Live long enough in Panama City and you’ll inevitably face the Circle of Death. This isn’t your regular highway interchange - it’s the pulsing heart of the city, a demonic network of arteries linking the Panama Canal locks to the Causeway, the Ancon Hill to the Terminal, the Centennial Bridge to downtown Panama City. Strategically placed on an unavoidable path, the Circle of Death lures many, sometimes multiple times a day. Allow me to describe this fiendish creation in a little more depth. It pretends to be a harmless traffic junction. With the promise of reducing travel time, it seduces all roads, from proud palm-boasting boulevards, to innocent little streets. Even the most resolute highways cannot resist the temptation. The Circle of Death invites everyone in, and therein lies the problem. As you enter The Circle and start turning, your 4-lanes meet others. All seems fine until you’re ambushed by 2 new lanes, and just as suddenly you encounter a fork ahead. Vehicles frantically attempt to escape the Circle, swerve right, weaving through those who must go in deeper.
As you brave on, the crescendo of car horns indicates that you are near the climax. You’ve reached The Turn, and you’re now fully committed to the Circle of Death. If you’re in a bus, this is the moment where you might feel suspended in mid-air; the bus spins, stands at a 45 degree angle on two wheels. At this very moment, new tourists in the bus are immediately given away - not by their sun burns, flip flops, “Panama” hats (which are neither made, nor really worn by Panamanians), loud voices, travel guides, sunglasses, shorts, backpacks or their pronunciation of the country they’re in (Panamaaahhww), but by their inevitable fall.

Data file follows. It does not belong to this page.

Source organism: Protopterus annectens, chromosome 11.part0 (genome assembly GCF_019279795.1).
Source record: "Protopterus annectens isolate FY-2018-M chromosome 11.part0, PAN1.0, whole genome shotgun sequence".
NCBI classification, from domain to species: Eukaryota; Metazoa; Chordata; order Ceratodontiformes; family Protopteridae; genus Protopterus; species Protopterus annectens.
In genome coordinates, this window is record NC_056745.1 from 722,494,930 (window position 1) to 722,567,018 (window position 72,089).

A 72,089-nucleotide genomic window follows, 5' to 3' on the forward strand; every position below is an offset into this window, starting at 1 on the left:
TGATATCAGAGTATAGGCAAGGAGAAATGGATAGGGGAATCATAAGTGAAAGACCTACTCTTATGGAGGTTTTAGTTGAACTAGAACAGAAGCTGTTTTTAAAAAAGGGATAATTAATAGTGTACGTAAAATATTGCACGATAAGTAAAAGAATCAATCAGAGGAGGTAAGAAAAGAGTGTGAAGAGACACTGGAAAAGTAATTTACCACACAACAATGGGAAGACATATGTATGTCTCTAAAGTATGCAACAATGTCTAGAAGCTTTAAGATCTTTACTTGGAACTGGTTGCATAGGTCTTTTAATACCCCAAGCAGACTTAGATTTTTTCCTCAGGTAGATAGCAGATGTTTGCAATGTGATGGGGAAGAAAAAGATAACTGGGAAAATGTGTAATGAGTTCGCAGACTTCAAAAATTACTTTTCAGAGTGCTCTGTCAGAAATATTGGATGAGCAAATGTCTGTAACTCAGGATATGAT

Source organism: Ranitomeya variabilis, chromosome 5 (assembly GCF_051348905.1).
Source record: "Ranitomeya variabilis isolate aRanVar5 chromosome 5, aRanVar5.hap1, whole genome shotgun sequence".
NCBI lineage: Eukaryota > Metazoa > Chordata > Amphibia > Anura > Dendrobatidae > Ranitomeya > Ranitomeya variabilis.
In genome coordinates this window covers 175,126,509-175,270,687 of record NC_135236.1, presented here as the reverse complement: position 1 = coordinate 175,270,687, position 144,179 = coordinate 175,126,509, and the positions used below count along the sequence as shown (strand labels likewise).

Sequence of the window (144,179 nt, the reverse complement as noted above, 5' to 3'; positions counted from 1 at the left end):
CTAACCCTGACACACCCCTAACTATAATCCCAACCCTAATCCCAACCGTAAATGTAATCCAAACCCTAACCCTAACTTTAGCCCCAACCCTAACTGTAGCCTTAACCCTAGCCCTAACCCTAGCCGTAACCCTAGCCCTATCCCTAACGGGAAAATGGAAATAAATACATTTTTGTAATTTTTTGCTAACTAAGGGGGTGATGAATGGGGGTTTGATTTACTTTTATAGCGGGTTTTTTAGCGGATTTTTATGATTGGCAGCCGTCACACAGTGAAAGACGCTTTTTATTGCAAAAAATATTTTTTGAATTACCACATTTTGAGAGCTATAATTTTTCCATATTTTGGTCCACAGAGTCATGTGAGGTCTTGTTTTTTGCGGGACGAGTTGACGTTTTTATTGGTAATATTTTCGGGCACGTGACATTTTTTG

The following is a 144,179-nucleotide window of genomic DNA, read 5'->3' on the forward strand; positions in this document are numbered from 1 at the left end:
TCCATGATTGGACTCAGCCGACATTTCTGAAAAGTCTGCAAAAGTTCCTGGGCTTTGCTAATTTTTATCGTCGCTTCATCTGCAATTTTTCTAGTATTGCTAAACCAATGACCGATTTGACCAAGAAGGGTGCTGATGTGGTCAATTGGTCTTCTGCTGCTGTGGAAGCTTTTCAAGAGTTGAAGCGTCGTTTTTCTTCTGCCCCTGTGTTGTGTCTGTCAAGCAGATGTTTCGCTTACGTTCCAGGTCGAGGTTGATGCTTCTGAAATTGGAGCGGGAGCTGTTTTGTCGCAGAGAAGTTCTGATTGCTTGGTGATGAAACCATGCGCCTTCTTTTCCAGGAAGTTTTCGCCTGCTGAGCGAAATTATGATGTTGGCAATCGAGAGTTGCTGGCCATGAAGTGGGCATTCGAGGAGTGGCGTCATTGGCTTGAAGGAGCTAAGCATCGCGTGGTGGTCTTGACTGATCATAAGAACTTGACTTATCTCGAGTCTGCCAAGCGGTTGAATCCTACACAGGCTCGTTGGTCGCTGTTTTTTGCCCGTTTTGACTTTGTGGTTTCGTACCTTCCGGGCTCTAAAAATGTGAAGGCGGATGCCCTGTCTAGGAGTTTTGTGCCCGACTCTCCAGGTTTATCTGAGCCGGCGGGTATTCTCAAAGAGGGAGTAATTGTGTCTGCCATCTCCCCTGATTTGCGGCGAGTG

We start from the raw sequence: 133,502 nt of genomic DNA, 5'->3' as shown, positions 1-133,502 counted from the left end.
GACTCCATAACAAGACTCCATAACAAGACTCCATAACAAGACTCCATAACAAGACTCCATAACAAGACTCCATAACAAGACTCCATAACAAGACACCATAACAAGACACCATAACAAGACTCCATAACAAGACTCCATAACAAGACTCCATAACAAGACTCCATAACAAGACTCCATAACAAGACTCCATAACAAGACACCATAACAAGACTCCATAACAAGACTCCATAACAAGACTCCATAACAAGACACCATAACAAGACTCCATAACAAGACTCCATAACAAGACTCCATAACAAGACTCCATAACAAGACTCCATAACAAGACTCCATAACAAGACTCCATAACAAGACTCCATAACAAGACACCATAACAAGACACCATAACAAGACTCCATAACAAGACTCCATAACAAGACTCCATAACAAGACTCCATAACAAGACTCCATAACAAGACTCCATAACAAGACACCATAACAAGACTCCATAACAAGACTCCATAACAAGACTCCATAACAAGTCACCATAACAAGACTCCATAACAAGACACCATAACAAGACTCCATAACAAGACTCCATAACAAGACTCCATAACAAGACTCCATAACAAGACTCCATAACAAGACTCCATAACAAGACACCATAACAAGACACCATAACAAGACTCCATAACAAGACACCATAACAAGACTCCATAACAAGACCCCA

During The Turn, you dare to peek outside the window, looking up to the sun for hope. Unfortunately, you only encounter a giant “INFLAMABLE - PELIGROSO” stamped on a mammoth tank truck zooming past you. You think, perhaps, to look ahead for the light at the end of the tunnel. Oh but do not be so naive darling, you will only see another bus, just millimeters away from yours. You know that a single bump, even a gentle tap, on any 2 vehicles in The Circle will unleash a whirlwind of fury. So you despair. You close your eyes and wait. The Circle of Death has surely won. It will consume its prey shortly.
At this point I must remind you that this is Panama. Turn signals are futile. Checking blind spots is somewhat of a foreign concept. The road is not shared between happy Honda Civics and Toyota Prii; it is dominated by battered taxis, proudly displaying their battle scars. And I’m not talking about dings and dents or nicks and notches. I’m talking about missing bumpers, fissured windshields, duct-taped windows, hanging side-mirrors, and ravaged doors. I’ve even seen a few of these taxis with windshield stickers announcing: “DIOS CUIDA DE MÍ” (GOD CARES FOR ME). Remember that whatever fear you have of these yellow kamikazes will be eclipsed when compared to your terror of the mighty Diablos Rojos.
So you open your eyes slowly. You see the dazed tourists, recovering from their fall. You look around in the bus and observe the locals, unfazed. You realize you’ve made it. A few on the side of the bend did not. Some cars, according to legend, are still going around the Circle of Death, unable to escape even after 50 years. But somehow you are here and still breathing. You can now let out a sigh of relief, perhaps even thank your driver, luck, or whichever deity for having spared your life today.
If you hike up Ancon Hill, where a giant Panama flag proudly waves in the wind, a viewpoint looks down on the Circle of Death. From above and at a distance, it seems deceptively innocent. But you know better. You stand there and watch artificial selection in action. The Circle of Death slowly weeds out those who cannot handle Panamanian roads. Perhaps it is a deliberate invention and a necessary evil after all. But The Circle of Death is not something Elton John will be singing about any time soon.
As I muster up courage for my next encounter, I think of Syrio Florel's words, which I'll recite in the face of the Circle of Death.
“What do we say to the god of death? Not today.”